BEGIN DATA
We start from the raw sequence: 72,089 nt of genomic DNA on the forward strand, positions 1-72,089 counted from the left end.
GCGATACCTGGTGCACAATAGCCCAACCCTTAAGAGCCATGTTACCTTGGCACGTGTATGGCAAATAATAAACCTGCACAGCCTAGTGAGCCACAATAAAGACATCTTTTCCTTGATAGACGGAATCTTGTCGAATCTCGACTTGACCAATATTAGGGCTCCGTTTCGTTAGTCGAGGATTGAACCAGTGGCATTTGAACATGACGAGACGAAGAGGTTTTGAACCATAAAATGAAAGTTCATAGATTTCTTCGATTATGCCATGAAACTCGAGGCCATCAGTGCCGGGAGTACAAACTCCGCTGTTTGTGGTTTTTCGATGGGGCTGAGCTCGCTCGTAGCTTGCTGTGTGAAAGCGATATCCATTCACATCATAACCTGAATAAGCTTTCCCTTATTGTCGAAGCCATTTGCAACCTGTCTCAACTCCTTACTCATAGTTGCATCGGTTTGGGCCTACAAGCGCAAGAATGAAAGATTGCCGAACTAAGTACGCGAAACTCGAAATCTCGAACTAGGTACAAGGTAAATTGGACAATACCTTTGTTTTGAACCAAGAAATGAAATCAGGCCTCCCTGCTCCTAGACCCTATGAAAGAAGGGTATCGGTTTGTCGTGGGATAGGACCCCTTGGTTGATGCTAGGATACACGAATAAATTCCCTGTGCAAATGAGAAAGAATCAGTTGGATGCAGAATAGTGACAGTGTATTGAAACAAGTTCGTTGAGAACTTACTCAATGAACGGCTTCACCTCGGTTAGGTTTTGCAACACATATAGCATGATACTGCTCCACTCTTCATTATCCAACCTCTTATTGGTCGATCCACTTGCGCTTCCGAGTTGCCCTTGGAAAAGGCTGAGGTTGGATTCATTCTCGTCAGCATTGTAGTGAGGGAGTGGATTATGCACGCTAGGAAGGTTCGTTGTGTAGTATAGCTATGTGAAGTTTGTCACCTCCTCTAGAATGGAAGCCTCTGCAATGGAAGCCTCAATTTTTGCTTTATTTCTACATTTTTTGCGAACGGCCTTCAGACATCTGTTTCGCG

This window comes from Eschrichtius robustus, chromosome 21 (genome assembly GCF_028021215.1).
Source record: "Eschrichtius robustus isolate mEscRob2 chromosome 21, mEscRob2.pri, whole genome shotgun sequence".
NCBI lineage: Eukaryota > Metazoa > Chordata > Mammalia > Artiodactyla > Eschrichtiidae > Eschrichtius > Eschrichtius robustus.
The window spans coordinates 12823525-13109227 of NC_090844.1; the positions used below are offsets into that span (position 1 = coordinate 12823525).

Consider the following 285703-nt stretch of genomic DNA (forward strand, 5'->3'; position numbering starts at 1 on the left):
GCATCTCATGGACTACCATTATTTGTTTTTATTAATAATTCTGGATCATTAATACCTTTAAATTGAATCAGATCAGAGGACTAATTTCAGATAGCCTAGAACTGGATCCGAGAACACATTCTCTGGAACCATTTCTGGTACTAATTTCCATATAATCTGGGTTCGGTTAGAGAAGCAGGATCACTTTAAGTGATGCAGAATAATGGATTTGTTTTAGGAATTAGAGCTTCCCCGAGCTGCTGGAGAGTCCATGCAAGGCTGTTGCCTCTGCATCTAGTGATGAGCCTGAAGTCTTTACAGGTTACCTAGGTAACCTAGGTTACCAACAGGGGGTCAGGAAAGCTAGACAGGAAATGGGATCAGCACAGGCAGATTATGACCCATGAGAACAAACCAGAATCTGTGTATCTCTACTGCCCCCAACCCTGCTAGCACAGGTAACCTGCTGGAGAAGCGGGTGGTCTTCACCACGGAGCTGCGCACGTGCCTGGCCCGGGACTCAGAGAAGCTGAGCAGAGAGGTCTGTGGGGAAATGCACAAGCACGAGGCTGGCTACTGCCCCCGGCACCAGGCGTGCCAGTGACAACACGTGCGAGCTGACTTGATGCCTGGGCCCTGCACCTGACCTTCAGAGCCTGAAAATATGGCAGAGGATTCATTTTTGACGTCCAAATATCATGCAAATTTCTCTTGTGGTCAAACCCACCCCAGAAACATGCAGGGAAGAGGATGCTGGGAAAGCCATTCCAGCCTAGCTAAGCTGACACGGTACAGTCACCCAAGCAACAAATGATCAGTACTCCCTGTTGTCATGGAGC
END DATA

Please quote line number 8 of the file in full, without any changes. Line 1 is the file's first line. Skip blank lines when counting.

GCATCTCATGGACTACCATTATTTGTTTTTATTAATAATTCTGGATCATTAATACCTTTAAATTGAATCAGATCAGAGGACTAATTTCAGATAGCCTAGAACTGGATCCGAGAACACATTCTCTGGAACCATTTCTGGTACTAATTTCCATATAATCTGGGTTCGGTTAGAGAAGCAGGATCACTTTAAGTGATGCAGAATAATGGATTTGTTTTAGGAATTAGAGCTTCCCCGAGCTGCTGGAGAGTCCATGCAAGGCTGTTGCCTCTGCATCTAGTGATGAGCCTGAAGTCTTTACAGGTTACCTAGGTAACCTAGGTTACCAACAGGGGGTCAGGAAAGCTAGACAGGAAATGGGATCAGCACAGGCAGATTATGACCCATGAGAACAAACCAGAATCTGTGTATCTCTACTGCCCCCAACCCTGCTAGCACAGGTAACCTGCTGGAGAAGCGGGTGGTCTTCACCACGGAGCTGCGCACGTGCCTGGCCCGGGACTCAGAGAAGCTGAGCAGAGAGGTCTGTGGGGAAATGCACAAGCACGAGGCTGGCTACTGCCCCCGGCACCAGGCGTGCCAGTGACAACACGTGCGAGCTGACTTGATGCCTGGGCCCTGCACCTGACCTTCAGAGCCTGAAAATATGGCAGAGGATTCATTTTTGACGTCCAAATATCATGCAAATTTCTCTTGTGGTCAAACCCACCCCAGAAACATGCAGGGAAGAGGATGCTGGGAAAGCCATTCCAGCCTAGCTAAGCTGACACGGTACAGTCACCCAAGCAACAAATGATCAGTACTCCCTGTTGTCATGGAGC